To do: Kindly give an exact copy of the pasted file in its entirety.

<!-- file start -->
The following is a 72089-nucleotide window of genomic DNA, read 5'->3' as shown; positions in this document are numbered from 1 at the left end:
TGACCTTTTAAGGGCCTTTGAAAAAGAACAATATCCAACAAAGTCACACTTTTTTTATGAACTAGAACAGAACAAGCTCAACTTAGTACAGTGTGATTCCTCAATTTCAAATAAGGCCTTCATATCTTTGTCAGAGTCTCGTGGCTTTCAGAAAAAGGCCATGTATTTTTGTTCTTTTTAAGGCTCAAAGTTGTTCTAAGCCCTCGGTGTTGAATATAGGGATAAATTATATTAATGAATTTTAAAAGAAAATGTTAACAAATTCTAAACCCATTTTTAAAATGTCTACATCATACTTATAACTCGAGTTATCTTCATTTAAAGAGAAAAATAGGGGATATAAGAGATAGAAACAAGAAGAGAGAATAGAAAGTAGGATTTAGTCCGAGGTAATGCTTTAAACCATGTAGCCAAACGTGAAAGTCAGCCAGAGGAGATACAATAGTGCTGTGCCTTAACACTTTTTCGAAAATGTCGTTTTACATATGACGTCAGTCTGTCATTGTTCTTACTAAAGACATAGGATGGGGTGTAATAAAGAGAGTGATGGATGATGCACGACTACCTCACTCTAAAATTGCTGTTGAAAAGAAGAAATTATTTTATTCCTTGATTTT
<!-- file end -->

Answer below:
The following is a 72089-nucleotide window of genomic DNA, read 5'->3' as shown; positions in this document are numbered from 1 at the left end:
TGACCTTTTAAGGGCCTTTGAAAAAGAACAATATCCAACAAAGTCACACTTTTTTTATGAACTAGAACAGAACAAGCTCAACTTAGTACAGTGTGATTCCTCAATTTCAAATAAGGCCTTCATATCTTTGTCAGAGTCTCGTGGCTTTCAGAAAAAGGCCATGTATTTTTGTTCTTTTTAAGGCTCAAAGTTGTTCTAAGCCCTCGGTGTTGAATATAGGGATAAATTATATTAATGAATTTTAAAAGAAAATGTTAACAAATTCTAAACCCATTTTTAAAATGTCTACATCATACTTATAACTCGAGTTATCTTCATTTAAAGAGAAAAATAGGGGATATAAGAGATAGAAACAAGAAGAGAGAATAGAAAGTAGGATTTAGTCCGAGGTAATGCTTTAAACCATGTAGCCAAACGTGAAAGTCAGCCAGAGGAGATACAATAGTGCTGTGCCTTAACACTTTTTCGAAAATGTCGTTTTACATATGACGTCAGTCTGTCATTGTTCTTACTAAAGACATAGGATGGGGTGTAATAAAGAGAGTGATGGATGATGCACGACTACCTCACTCTAAAATTGCTGTTGAAAAGAAGAAATTATTTTATTCCTTGATTTT